Jdsk
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Re: Bailing out TFL and Pensioners

Postby Jdsk » 18 Oct 2020, 3:23pm

pete75 wrote:
thirdcrank wrote:Combine your marginal rate of income tax with your NI contributions to calculate your true tax rate. Ever since the dead sheep, it's been higher than many people believe

Quite. NI used to be a fixed rate "stamp". Then earning related pensions and dole money were introduced so NI became earnings related which was fair enough. Earnings related dole and pensions have now stopped but the earnings related NI remains - a tax by another name and one which the employer also pays.

Yes. Is it deliberately used to keep the headline top income rate down?

Jonathan

PS: I'm repeatedly surprised by how many people think that NI is hypothecated to the NHS. Leading to "I've paid my... "AND THEY HAVEN'T! See also "road fund" and CYCLISTS!

irc
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Re: Bailing out TFL and Pensioners

Postby irc » 18 Oct 2020, 5:53pm

Paulatic wrote:
Imagine having to pay a basic rate of income tax of 35%. Do a quick calculation and see how much you are left with to spend. I don’t have to imagine it because it was a reality in the seventIes.


But don't forget the cuts in the basic tax rate were accompanied by a doubling of Vat to 15% followed by more increases later.

Looking at overall income tax VAT and NI rates I think we are not that far away.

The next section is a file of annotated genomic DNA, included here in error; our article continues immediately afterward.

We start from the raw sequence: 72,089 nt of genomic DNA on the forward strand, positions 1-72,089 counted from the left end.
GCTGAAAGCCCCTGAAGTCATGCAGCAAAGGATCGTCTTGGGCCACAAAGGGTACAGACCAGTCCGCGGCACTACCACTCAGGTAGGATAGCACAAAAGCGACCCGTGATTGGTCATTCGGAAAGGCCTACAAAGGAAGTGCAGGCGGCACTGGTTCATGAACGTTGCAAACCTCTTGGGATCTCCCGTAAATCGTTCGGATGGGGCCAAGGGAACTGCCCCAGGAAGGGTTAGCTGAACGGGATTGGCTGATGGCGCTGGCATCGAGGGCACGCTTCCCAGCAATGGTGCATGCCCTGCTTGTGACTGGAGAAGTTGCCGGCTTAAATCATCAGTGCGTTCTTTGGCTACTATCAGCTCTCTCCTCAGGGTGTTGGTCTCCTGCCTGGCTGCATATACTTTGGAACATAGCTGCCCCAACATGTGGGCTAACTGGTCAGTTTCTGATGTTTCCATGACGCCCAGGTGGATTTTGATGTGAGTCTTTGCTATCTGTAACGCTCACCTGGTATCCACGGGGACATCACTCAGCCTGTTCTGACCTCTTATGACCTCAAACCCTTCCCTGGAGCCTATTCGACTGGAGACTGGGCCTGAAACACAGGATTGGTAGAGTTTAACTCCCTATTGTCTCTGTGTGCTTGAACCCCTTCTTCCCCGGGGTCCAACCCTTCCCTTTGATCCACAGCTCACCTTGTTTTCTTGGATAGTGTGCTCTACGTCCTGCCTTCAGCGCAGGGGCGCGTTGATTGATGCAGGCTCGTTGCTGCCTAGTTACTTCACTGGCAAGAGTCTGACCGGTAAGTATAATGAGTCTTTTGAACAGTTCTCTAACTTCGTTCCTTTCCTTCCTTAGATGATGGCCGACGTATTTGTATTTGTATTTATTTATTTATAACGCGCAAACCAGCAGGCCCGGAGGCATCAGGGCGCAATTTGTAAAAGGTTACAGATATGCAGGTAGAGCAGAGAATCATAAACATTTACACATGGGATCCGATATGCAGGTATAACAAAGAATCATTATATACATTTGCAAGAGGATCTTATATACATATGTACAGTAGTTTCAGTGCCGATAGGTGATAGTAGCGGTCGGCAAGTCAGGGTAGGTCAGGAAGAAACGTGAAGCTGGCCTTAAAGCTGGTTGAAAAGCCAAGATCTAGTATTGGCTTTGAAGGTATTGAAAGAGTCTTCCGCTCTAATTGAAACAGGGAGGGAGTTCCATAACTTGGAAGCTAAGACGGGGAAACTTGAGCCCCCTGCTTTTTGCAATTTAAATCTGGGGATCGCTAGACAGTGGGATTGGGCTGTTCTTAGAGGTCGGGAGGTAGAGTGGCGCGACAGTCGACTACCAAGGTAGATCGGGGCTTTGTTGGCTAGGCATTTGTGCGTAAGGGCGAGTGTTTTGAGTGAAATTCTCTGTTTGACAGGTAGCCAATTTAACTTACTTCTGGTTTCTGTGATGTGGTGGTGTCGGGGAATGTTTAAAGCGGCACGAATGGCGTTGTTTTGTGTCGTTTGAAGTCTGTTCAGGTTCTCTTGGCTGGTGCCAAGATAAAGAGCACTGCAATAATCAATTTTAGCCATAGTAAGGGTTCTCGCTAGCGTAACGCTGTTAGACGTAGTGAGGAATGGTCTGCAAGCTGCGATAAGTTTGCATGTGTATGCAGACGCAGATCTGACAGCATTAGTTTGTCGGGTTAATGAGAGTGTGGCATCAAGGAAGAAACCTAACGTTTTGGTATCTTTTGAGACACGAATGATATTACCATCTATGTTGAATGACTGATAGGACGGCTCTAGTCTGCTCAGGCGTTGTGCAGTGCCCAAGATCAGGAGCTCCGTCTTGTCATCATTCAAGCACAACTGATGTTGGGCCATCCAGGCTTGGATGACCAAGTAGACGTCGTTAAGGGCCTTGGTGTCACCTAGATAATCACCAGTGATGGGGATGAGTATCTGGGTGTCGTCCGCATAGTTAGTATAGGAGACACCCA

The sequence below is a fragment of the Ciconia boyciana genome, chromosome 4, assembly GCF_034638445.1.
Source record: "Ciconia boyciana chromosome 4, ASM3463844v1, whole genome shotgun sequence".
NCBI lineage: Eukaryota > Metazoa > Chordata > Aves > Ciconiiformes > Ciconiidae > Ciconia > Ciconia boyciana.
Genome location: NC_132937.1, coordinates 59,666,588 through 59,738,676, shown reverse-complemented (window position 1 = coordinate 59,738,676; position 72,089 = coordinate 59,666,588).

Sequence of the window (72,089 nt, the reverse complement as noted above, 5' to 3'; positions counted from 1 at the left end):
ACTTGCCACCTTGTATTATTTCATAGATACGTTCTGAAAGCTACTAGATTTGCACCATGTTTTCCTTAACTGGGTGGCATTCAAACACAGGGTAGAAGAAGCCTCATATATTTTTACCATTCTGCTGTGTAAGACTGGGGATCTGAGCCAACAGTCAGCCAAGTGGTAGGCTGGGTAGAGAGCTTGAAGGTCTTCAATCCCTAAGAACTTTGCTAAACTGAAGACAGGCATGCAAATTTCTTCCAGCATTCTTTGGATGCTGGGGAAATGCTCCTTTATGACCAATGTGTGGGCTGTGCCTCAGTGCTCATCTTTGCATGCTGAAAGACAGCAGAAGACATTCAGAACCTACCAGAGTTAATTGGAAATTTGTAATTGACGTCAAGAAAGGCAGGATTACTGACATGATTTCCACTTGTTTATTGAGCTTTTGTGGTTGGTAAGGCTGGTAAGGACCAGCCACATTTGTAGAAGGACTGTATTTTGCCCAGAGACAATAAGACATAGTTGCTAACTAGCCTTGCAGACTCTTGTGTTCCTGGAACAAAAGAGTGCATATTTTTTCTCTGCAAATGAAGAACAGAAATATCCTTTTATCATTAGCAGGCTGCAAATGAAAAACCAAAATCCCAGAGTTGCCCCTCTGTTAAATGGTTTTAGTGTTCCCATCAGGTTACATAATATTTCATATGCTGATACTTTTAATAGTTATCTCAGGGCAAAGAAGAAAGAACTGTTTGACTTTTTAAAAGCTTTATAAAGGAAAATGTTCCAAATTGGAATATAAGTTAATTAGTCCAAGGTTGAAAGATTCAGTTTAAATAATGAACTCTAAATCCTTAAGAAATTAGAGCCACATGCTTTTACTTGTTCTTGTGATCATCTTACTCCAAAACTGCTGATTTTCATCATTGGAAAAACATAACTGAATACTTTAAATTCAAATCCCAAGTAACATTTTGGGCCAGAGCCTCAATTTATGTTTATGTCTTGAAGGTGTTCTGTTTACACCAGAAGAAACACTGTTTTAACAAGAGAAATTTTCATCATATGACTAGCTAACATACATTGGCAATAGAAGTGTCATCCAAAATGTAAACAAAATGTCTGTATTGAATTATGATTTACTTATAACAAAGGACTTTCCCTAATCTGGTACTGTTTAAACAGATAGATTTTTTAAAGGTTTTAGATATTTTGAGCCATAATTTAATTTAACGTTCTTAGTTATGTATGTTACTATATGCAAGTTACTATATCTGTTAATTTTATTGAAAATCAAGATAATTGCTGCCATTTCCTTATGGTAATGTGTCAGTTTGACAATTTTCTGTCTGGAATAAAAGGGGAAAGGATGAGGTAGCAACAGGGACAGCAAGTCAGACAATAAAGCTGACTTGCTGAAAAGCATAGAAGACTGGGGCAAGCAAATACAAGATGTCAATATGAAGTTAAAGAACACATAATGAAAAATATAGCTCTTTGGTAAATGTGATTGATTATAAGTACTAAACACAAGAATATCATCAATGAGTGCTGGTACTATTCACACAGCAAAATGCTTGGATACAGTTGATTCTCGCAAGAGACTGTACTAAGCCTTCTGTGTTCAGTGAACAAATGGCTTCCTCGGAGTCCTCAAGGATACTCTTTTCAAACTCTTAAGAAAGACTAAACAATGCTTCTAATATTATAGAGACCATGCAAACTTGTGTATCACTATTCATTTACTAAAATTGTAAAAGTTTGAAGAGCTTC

Cutting income tax was a headline grabbed balanced out by less visible taxes.

Overall person tax probably not varied by more than a few percent over the years.

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Paulatic
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Re: Bailing out TFL and Pensioners

Postby Paulatic » 18 Oct 2020, 6:14pm

irc wrote:
Paulatic wrote:
Imagine having to pay a basic rate of income tax of 35%. Do a quick calculation and see how much you are left with to spend. I don’t have to imagine it because it was a reality in the seventIes.


But don't forget the cuts in the basic tax rate were accompanied by a doubling of Vat to 15% followed by more increases later.

Looking at overall income tax VAT and NI rates I think we are not that far away.

Cutting income tax was a headline grabbed balanced out by less visible taxes.

Overall person tax probably not varied by more than a few percent over the years.

You might well be right I think I have bitter memories because I was a young man in my prime and doing 60-70 hour weeks. 35% made a huge hole in my packet. One of the advantages of working 7 day weeks is you never have time to spend money making a purchase tax or VAT insignificant
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Jdsk
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Re: Bailing out TFL and Pensioners

Postby Jdsk » 18 Oct 2020, 6:25pm

irc wrote:Overall person tax probably not varied by more than a few percent over the years.

Screenshot 2020-10-18 at 18.28.02.png

Screenshot 2020-10-18 at 18.28.55.png